Final Call for Boeing Dreamliner

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Boeing’s Dreamliner has finally taken to the skies three years later than planned. The aircrafts’ maiden flight was with All Nippon Airlines (ANA) on October 26, carrying passengers from Tokyo to Hong Kong on a special charter flight, with normal scheduled services due to start in November.

The Boeing Dreamliner, also known as the Boeing 787, had originally been planned to enter service in 2008, but the airplane manufacturer suffered numerous setbacks, resulting in a three year delay.

Despite this, Boeing announced that its quarterly profits were a third higher than the previous year, rising to $1.1 billion; “Our improved outlook for earnings reflects confidence in our market positions” said Boeing Chairman and President Jim McNerney.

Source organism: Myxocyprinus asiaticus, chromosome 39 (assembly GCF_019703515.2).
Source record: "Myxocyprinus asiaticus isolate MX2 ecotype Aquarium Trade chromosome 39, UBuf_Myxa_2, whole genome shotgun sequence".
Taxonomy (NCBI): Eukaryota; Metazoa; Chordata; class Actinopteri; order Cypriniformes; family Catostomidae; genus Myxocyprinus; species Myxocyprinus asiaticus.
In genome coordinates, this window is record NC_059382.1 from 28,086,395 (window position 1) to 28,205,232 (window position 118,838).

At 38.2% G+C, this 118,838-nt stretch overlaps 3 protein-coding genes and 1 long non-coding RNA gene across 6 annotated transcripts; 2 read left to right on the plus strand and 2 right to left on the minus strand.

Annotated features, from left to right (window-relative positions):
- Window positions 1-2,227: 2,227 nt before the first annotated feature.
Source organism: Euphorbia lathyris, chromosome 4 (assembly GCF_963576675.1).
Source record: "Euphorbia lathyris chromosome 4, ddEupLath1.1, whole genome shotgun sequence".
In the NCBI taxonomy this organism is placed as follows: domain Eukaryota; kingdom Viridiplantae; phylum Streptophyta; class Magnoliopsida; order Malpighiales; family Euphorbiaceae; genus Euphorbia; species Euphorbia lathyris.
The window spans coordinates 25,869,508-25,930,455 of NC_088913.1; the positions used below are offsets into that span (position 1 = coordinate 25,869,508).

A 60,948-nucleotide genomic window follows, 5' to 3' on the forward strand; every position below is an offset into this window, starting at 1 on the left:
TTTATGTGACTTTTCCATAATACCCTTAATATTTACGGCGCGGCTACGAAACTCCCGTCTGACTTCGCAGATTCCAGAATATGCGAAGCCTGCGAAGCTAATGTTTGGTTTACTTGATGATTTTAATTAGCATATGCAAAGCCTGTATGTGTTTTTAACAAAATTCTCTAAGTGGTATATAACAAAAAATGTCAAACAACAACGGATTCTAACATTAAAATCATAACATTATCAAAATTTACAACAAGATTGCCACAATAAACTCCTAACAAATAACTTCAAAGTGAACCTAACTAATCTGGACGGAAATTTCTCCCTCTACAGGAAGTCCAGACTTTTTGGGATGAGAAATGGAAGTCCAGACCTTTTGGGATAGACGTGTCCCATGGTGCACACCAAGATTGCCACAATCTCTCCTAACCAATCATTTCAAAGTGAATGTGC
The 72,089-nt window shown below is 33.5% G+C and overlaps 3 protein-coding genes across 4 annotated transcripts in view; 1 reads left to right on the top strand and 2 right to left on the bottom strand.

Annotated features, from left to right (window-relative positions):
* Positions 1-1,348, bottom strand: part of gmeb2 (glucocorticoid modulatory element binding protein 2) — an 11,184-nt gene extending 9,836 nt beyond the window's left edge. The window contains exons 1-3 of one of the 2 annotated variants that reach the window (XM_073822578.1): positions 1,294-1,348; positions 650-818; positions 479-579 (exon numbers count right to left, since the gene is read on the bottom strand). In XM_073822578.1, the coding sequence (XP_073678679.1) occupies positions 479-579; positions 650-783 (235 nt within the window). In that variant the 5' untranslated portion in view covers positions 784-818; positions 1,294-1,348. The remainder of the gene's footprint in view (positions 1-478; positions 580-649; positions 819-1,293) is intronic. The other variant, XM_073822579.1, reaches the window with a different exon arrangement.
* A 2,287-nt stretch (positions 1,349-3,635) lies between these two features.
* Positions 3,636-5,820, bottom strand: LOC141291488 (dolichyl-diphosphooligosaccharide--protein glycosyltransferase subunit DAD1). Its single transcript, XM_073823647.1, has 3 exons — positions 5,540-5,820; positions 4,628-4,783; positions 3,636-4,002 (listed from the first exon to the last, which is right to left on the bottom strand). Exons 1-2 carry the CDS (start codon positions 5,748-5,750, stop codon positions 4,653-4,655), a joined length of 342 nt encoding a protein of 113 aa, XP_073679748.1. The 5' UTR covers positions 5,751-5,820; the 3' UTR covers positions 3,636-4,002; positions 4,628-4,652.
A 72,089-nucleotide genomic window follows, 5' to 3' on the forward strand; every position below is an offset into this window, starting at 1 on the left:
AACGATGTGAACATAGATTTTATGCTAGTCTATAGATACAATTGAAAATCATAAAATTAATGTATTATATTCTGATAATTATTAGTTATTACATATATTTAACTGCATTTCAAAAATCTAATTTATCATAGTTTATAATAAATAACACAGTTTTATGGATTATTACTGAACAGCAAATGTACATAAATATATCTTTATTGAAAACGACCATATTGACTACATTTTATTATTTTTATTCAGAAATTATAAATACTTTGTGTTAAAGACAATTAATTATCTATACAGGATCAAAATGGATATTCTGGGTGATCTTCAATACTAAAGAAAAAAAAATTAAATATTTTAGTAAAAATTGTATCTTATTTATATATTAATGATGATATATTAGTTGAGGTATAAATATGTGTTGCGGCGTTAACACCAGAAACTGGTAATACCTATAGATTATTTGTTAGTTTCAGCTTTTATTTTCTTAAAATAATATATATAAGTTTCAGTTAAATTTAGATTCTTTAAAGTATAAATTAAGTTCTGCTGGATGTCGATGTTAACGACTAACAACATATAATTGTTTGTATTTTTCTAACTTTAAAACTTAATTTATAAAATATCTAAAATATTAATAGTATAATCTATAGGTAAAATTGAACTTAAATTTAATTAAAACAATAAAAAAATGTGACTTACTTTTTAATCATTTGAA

With many airlines suffering from financial problems, the 787 could prove to be a solution and lower the operational costs involved with running an airline.

Due to the materials used in construction, carbon fibre rather than aluminium, as well as new engines and aerodynamics, Boeing believe the 787 Dreamliner is about 20% more fuel efficient than similar-sized twin-aisle aircraft flying today.

Passenger comfort on the 787 is also a big selling point, with the industry’s largest windows, higher cabin humidity, cleaner air and more luggage space. All of these features combine to give passengers better onboard enjoyment and allowing them to arrive at their destination feeling more refreshed.

The 787 Dreamliner is an aircraft for the future with over 800 orders, but with their rival, Airbus, following suit with the A350, which one will fly highest?

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